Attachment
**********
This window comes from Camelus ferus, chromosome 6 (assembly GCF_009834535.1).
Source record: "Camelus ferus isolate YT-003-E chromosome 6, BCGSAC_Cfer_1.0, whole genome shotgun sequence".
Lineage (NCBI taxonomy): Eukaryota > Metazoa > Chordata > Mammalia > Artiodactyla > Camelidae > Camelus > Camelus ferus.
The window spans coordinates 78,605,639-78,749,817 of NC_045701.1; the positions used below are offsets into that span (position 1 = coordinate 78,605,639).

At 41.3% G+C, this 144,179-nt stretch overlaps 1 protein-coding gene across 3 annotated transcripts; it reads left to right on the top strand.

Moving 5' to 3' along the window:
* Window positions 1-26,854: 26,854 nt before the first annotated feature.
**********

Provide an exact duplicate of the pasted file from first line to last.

This window comes from Camelus ferus, chromosome 6 (assembly GCF_009834535.1).
Source record: "Camelus ferus isolate YT-003-E chromosome 6, BCGSAC_Cfer_1.0, whole genome shotgun sequence".
Lineage (NCBI taxonomy): Eukaryota > Metazoa > Chordata > Mammalia > Artiodactyla > Camelidae > Camelus > Camelus ferus.
The window spans coordinates 78,605,639-78,749,817 of NC_045701.1; the positions used below are offsets into that span (position 1 = coordinate 78,605,639).

At 41.3% G+C, this 144,179-nt stretch overlaps 1 protein-coding gene across 3 annotated transcripts; it reads left to right on the top strand.

Moving 5' to 3' along the window:
* Window positions 1-26,854: 26,854 nt before the first annotated feature.